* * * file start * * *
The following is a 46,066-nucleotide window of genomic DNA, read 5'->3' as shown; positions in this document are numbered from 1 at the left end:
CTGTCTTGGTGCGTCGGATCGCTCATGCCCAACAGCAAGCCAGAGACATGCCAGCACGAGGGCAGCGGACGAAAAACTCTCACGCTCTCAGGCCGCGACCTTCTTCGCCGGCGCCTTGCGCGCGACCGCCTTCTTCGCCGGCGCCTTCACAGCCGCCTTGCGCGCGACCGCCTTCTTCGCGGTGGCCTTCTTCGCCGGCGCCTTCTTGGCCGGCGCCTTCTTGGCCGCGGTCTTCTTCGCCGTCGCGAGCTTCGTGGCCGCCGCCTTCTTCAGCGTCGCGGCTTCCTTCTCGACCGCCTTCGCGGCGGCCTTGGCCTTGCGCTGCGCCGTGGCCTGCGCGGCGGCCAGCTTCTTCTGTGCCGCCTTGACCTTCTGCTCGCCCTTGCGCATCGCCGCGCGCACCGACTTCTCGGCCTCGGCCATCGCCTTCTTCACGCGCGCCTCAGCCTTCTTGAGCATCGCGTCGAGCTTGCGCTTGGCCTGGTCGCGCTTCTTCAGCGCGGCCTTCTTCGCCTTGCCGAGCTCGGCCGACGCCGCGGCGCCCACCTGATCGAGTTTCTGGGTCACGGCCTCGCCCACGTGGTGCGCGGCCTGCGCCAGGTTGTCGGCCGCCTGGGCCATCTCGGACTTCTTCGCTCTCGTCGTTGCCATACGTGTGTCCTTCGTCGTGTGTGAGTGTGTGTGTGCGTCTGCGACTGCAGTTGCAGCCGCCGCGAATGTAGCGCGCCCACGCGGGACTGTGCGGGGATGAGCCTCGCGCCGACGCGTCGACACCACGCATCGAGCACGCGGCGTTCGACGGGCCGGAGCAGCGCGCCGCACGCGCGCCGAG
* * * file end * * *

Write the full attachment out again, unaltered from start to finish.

The following is a 46,066-nucleotide window of genomic DNA, read 5'->3' as shown; positions in this document are numbered from 1 at the left end:
CTGTCTTGGTGCGTCGGATCGCTCATGCCCAACAGCAAGCCAGAGACATGCCAGCACGAGGGCAGCGGACGAAAAACTCTCACGCTCTCAGGCCGCGACCTTCTTCGCCGGCGCCTTGCGCGCGACCGCCTTCTTCGCCGGCGCCTTCACAGCCGCCTTGCGCGCGACCGCCTTCTTCGCGGTGGCCTTCTTCGCCGGCGCCTTCTTGGCCGGCGCCTTCTTGGCCGCGGTCTTCTTCGCCGTCGCGAGCTTCGTGGCCGCCGCCTTCTTCAGCGTCGCGGCTTCCTTCTCGACCGCCTTCGCGGCGGCCTTGGCCTTGCGCTGCGCCGTGGCCTGCGCGGCGGCCAGCTTCTTCTGTGCCGCCTTGACCTTCTGCTCGCCCTTGCGCATCGCCGCGCGCACCGACTTCTCGGCCTCGGCCATCGCCTTCTTCACGCGCGCCTCAGCCTTCTTGAGCATCGCGTCGAGCTTGCGCTTGGCCTGGTCGCGCTTCTTCAGCGCGGCCTTCTTCGCCTTGCCGAGCTCGGCCGACGCCGCGGCGCCCACCTGATCGAGTTTCTGGGTCACGGCCTCGCCCACGTGGTGCGCGGCCTGCGCCAGGTTGTCGGCCGCCTGGGCCATCTCGGACTTCTTCGCTCTCGTCGTTGCCATACGTGTGTCCTTCGTCGTGTGTGAGTGTGTGTGTGCGTCTGCGACTGCAGTTGCAGCCGCCGCGAATGTAGCGCGCCCACGCGGGACTGTGCGGGGATGAGCCTCGCGCCGACGCGTCGACACCACGCATCGAGCACGCGGCGTTCGACGGGCCGGAGCAGCGCGCCGCACGCGCGCCGAG